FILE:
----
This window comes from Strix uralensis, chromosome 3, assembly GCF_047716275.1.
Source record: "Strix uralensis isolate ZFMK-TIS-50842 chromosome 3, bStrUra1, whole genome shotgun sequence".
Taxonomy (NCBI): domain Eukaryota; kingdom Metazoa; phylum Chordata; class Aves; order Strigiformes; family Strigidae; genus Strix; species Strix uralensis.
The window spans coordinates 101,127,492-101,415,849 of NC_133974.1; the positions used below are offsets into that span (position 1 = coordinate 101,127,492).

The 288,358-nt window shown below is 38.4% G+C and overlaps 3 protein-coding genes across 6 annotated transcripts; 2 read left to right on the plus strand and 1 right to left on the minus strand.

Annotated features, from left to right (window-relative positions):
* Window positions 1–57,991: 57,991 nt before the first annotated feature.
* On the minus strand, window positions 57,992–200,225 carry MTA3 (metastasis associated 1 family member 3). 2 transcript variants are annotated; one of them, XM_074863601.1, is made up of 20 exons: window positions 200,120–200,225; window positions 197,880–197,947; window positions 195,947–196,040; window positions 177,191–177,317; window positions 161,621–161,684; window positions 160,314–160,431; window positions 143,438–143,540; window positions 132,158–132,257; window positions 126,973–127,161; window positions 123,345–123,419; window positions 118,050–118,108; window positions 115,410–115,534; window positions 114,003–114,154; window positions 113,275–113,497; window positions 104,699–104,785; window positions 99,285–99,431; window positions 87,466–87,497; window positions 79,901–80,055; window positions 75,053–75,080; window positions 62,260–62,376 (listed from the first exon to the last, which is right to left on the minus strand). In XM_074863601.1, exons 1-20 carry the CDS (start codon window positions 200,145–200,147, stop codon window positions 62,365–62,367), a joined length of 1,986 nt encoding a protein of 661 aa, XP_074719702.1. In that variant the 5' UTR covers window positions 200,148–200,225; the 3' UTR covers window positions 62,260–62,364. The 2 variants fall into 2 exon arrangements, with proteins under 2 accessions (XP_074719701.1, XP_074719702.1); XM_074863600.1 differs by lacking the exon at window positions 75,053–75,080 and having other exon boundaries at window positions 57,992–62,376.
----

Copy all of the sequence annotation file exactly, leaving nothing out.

This window comes from Strix uralensis, chromosome 3, assembly GCF_047716275.1.
Source record: "Strix uralensis isolate ZFMK-TIS-50842 chromosome 3, bStrUra1, whole genome shotgun sequence".
Taxonomy (NCBI): domain Eukaryota; kingdom Metazoa; phylum Chordata; class Aves; order Strigiformes; family Strigidae; genus Strix; species Strix uralensis.
The window spans coordinates 101,127,492-101,415,849 of NC_133974.1; the positions used below are offsets into that span (position 1 = coordinate 101,127,492).

The 288,358-nt window shown below is 38.4% G+C and overlaps 3 protein-coding genes across 6 annotated transcripts; 2 read left to right on the plus strand and 1 right to left on the minus strand.

Annotated features, from left to right (window-relative positions):
* Window positions 1–57,991: 57,991 nt before the first annotated feature.
* On the minus strand, window positions 57,992–200,225 carry MTA3 (metastasis associated 1 family member 3). 2 transcript variants are annotated; one of them, XM_074863601.1, is made up of 20 exons: window positions 200,120–200,225; window positions 197,880–197,947; window positions 195,947–196,040; window positions 177,191–177,317; window positions 161,621–161,684; window positions 160,314–160,431; window positions 143,438–143,540; window positions 132,158–132,257; window positions 126,973–127,161; window positions 123,345–123,419; window positions 118,050–118,108; window positions 115,410–115,534; window positions 114,003–114,154; window positions 113,275–113,497; window positions 104,699–104,785; window positions 99,285–99,431; window positions 87,466–87,497; window positions 79,901–80,055; window positions 75,053–75,080; window positions 62,260–62,376 (listed from the first exon to the last, which is right to left on the minus strand). In XM_074863601.1, exons 1-20 carry the CDS (start codon window positions 200,145–200,147, stop codon window positions 62,365–62,367), a joined length of 1,986 nt encoding a protein of 661 aa, XP_074719702.1. In that variant the 5' UTR covers window positions 200,148–200,225; the 3' UTR covers window positions 62,260–62,364. The 2 variants fall into 2 exon arrangements, with proteins under 2 accessions (XP_074719701.1, XP_074719702.1); XM_074863600.1 differs by lacking the exon at window positions 75,053–75,080 and having other exon boundaries at window positions 57,992–62,376.